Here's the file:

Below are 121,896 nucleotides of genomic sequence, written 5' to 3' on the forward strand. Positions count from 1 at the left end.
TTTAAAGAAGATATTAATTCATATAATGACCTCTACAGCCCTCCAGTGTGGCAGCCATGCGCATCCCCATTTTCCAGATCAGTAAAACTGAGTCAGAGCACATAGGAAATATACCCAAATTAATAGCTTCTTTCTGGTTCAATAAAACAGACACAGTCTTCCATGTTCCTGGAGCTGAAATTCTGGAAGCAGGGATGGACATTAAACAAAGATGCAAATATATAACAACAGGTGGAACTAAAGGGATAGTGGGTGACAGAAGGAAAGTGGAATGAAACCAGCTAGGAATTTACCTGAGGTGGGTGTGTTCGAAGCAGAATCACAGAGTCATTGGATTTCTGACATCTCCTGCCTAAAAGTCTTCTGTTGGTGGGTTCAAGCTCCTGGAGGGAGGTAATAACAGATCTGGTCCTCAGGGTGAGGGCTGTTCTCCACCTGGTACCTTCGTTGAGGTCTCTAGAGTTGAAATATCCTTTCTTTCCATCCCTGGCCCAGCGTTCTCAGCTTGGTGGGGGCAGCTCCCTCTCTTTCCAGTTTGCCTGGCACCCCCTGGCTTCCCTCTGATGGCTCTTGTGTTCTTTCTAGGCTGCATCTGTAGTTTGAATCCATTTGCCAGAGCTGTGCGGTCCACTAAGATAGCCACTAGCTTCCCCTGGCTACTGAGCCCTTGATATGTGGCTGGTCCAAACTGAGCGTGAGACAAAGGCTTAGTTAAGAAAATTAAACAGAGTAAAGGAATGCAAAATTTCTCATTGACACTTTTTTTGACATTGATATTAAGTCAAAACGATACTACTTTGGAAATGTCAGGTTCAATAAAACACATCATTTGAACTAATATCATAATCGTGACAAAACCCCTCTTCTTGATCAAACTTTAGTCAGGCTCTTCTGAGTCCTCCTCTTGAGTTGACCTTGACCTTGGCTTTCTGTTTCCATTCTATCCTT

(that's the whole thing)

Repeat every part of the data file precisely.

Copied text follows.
Below are 121,896 nucleotides of genomic sequence, written 5' to 3' on the forward strand. Positions count from 1 at the left end.
TTTAAAGAAGATATTAATTCATATAATGACCTCTACAGCCCTCCAGTGTGGCAGCCATGCGCATCCCCATTTTCCAGATCAGTAAAACTGAGTCAGAGCACATAGGAAATATACCCAAATTAATAGCTTCTTTCTGGTTCAATAAAACAGACACAGTCTTCCATGTTCCTGGAGCTGAAATTCTGGAAGCAGGGATGGACATTAAACAAAGATGCAAATATATAACAACAGGTGGAACTAAAGGGATAGTGGGTGACAGAAGGAAAGTGGAATGAAACCAGCTAGGAATTTACCTGAGGTGGGTGTGTTCGAAGCAGAATCACAGAGTCATTGGATTTCTGACATCTCCTGCCTAAAAGTCTTCTGTTGGTGGGTTCAAGCTCCTGGAGGGAGGTAATAACAGATCTGGTCCTCAGGGTGAGGGCTGTTCTCCACCTGGTACCTTCGTTGAGGTCTCTAGAGTTGAAATATCCTTTCTTTCCATCCCTGGCCCAGCGTTCTCAGCTTGGTGGGGGCAGCTCCCTCTCTTTCCAGTTTGCCTGGCACCCCCTGGCTTCCCTCTGATGGCTCTTGTGTTCTTTCTAGGCTGCATCTGTAGTTTGAATCCATTTGCCAGAGCTGTGCGGTCCACTAAGATAGCCACTAGCTTCCCCTGGCTACTGAGCCCTTGATATGTGGCTGGTCCAAACTGAGCGTGAGACAAAGGCTTAGTTAAGAAAATTAAACAGAGTAAAGGAATGCAAAATTTCTCATTGACACTTTTTTTGACATTGATATTAAGTCAAAACGATACTACTTTGGAAATGTCAGGTTCAATAAAACACATCATTTGAACTAATATCATAATCGTGACAAAACCCCTCTTCTTGATCAAACTTTAGTCAGGCTCTTCTGAGTCCTCCTCTTGAGTTGACCTTGACCTTGGCTTTCTGTTTCCATTCTATCCTT